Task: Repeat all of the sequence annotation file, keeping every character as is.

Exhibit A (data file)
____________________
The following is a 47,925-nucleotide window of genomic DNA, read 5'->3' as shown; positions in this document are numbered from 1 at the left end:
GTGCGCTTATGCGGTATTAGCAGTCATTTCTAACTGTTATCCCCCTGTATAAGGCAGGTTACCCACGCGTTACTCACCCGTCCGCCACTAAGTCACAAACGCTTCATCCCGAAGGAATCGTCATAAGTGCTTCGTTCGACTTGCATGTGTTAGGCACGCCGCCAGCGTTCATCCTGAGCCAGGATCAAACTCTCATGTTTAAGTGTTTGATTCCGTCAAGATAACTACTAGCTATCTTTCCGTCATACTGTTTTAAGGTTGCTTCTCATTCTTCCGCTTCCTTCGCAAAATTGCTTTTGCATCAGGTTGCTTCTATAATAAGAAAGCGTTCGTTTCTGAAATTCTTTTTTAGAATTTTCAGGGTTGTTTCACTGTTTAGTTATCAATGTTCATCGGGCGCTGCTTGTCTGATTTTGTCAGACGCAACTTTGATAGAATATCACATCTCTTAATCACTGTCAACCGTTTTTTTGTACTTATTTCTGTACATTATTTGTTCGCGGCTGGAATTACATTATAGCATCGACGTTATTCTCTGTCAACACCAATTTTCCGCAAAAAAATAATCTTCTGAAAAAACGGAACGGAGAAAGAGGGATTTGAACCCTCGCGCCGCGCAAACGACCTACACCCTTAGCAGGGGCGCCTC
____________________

The following is a 47,925-nucleotide window of genomic DNA, read 5'->3' as shown; positions in this document are numbered from 1 at the left end:
GTGCGCTTATGCGGTATTAGCAGTCATTTCTAACTGTTATCCCCCTGTATAAGGCAGGTTACCCACGCGTTACTCACCCGTCCGCCACTAAGTCACAAACGCTTCATCCCGAAGGAATCGTCATAAGTGCTTCGTTCGACTTGCATGTGTTAGGCACGCCGCCAGCGTTCATCCTGAGCCAGGATCAAACTCTCATGTTTAAGTGTTTGATTCCGTCAAGATAACTACTAGCTATCTTTCCGTCATACTGTTTTAAGGTTGCTTCTCATTCTTCCGCTTCCTTCGCAAAATTGCTTTTGCATCAGGTTGCTTCTATAATAAGAAAGCGTTCGTTTCTGAAATTCTTTTTTAGAATTTTCAGGGTTGTTTCACTGTTTAGTTATCAATGTTCATCGGGCGCTGCTTGTCTGATTTTGTCAGACGCAACTTTGATAGAATATCACATCTCTTAATCACTGTCAACCGTTTTTTTGTACTTATTTCTGTACATTATTTGTTCGCGGCTGGAATTACATTATAGCATCGACGTTATTCTCTGTCAACACCAATTTTCCGCAAAAAAATAATCTTCTGAAAAAACGGAACGGAGAAAGAGGGATTTGAACCCTCGCGCCGCGCAAACGACCTACACCCTTAGCAGGGGCGCCTC